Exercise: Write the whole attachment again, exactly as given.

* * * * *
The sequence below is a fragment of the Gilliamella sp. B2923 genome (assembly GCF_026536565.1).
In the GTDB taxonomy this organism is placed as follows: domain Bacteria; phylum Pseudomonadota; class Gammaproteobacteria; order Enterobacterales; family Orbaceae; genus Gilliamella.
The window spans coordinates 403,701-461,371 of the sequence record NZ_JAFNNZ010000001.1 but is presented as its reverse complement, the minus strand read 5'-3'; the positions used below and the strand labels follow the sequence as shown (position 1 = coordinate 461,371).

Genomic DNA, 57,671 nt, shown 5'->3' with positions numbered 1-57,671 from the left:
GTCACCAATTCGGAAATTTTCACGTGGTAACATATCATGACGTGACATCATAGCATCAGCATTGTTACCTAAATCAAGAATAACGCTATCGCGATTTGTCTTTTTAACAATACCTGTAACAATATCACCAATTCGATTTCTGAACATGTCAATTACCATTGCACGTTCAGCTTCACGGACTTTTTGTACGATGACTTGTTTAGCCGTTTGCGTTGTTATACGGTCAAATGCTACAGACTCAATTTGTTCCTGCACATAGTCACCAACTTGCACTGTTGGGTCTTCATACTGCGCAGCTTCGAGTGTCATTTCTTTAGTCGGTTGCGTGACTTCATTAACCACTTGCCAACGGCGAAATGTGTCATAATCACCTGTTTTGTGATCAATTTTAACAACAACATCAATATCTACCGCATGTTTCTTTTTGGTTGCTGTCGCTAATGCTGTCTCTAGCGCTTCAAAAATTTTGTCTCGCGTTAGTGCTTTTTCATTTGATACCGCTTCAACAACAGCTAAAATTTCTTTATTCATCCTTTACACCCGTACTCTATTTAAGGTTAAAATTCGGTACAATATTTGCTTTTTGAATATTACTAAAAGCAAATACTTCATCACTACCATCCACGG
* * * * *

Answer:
The sequence below is a fragment of the Gilliamella sp. B2923 genome (assembly GCF_026536565.1).
In the GTDB taxonomy this organism is placed as follows: domain Bacteria; phylum Pseudomonadota; class Gammaproteobacteria; order Enterobacterales; family Orbaceae; genus Gilliamella.
The window spans coordinates 403,701-461,371 of the sequence record NZ_JAFNNZ010000001.1 but is presented as its reverse complement, the minus strand read 5'-3'; the positions used below and the strand labels follow the sequence as shown (position 1 = coordinate 461,371).

Genomic DNA, 57,671 nt, shown 5'->3' with positions numbered 1-57,671 from the left:
GTCACCAATTCGGAAATTTTCACGTGGTAACATATCATGACGTGACATCATAGCATCAGCATTGTTACCTAAATCAAGAATAACGCTATCGCGATTTGTCTTTTTAACAATACCTGTAACAATATCACCAATTCGATTTCTGAACATGTCAATTACCATTGCACGTTCAGCTTCACGGACTTTTTGTACGATGACTTGTTTAGCCGTTTGCGTTGTTATACGGTCAAATGCTACAGACTCAATTTGTTCCTGCACATAGTCACCAACTTGCACTGTTGGGTCTTCATACTGCGCAGCTTCGAGTGTCATTTCTTTAGTCGGTTGCGTGACTTCATTAACCACTTGCCAACGGCGAAATGTGTCATAATCACCTGTTTTGTGATCAATTTTAACAACAACATCAATATCTACCGCATGTTTCTTTTTGGTTGCTGTCGCTAATGCTGTCTCTAGCGCTTCAAAAATTTTGTCTCGCGTTAGTGCTTTTTCATTTGATACCGCTTCAACAACAGCTAAAATTTCTTTATTCATCCTTTACACCCGTACTCTATTTAAGGTTAAAATTCGGTACAATATTTGCTTTTTGAATATTACTAAAAGCAAATACTTCATCACTACCATCCACGG